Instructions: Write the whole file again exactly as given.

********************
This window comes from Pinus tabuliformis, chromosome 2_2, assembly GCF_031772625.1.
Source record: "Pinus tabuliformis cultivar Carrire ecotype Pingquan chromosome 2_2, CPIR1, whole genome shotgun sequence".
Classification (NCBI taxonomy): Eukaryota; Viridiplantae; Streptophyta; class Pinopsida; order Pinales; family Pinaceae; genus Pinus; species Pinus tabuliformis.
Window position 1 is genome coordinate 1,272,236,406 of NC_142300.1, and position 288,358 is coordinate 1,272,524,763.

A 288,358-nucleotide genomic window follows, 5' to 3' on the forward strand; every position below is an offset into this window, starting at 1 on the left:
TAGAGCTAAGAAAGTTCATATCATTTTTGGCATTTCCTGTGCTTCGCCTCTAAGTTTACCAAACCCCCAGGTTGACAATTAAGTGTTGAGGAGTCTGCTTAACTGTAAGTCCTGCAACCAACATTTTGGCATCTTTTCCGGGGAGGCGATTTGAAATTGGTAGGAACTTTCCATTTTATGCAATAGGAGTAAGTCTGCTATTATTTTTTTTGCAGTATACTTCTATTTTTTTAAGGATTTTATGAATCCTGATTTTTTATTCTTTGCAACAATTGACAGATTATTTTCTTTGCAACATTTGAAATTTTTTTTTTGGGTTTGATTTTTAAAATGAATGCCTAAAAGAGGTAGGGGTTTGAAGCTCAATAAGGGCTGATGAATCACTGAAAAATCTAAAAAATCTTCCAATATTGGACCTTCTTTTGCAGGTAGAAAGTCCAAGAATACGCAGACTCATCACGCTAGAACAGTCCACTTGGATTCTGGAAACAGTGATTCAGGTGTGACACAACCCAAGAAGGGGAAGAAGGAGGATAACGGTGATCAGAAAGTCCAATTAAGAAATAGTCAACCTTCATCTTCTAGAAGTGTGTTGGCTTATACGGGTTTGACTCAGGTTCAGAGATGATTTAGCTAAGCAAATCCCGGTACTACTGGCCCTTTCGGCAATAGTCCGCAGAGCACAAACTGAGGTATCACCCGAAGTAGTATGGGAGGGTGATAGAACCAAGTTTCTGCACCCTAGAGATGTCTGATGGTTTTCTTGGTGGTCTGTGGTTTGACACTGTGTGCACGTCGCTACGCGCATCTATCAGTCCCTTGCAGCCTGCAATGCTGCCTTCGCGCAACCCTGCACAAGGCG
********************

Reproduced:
This window comes from Pinus tabuliformis, chromosome 2_2, assembly GCF_031772625.1.
Source record: "Pinus tabuliformis cultivar Carrire ecotype Pingquan chromosome 2_2, CPIR1, whole genome shotgun sequence".
Classification (NCBI taxonomy): Eukaryota; Viridiplantae; Streptophyta; class Pinopsida; order Pinales; family Pinaceae; genus Pinus; species Pinus tabuliformis.
Window position 1 is genome coordinate 1,272,236,406 of NC_142300.1, and position 288,358 is coordinate 1,272,524,763.

A 288,358-nucleotide genomic window follows, 5' to 3' on the forward strand; every position below is an offset into this window, starting at 1 on the left:
TAGAGCTAAGAAAGTTCATATCATTTTTGGCATTTCCTGTGCTTCGCCTCTAAGTTTACCAAACCCCCAGGTTGACAATTAAGTGTTGAGGAGTCTGCTTAACTGTAAGTCCTGCAACCAACATTTTGGCATCTTTTCCGGGGAGGCGATTTGAAATTGGTAGGAACTTTCCATTTTATGCAATAGGAGTAAGTCTGCTATTATTTTTTTTGCAGTATACTTCTATTTTTTTAAGGATTTTATGAATCCTGATTTTTTATTCTTTGCAACAATTGACAGATTATTTTCTTTGCAACATTTGAAATTTTTTTTTTGGGTTTGATTTTTAAAATGAATGCCTAAAAGAGGTAGGGGTTTGAAGCTCAATAAGGGCTGATGAATCACTGAAAAATCTAAAAAATCTTCCAATATTGGACCTTCTTTTGCAGGTAGAAAGTCCAAGAATACGCAGACTCATCACGCTAGAACAGTCCACTTGGATTCTGGAAACAGTGATTCAGGTGTGACACAACCCAAGAAGGGGAAGAAGGAGGATAACGGTGATCAGAAAGTCCAATTAAGAAATAGTCAACCTTCATCTTCTAGAAGTGTGTTGGCTTATACGGGTTTGACTCAGGTTCAGAGATGATTTAGCTAAGCAAATCCCGGTACTACTGGCCCTTTCGGCAATAGTCCGCAGAGCACAAACTGAGGTATCACCCGAAGTAGTATGGGAGGGTGATAGAACCAAGTTTCTGCACCCTAGAGATGTCTGATGGTTTTCTTGGTGGTCTGTGGTTTGACACTGTGTGCACGTCGCTACGCGCATCTATCAGTCCCTTGCAGCCTGCAATGCTGCCTTCGCGCAACCCTGCACAAGGCG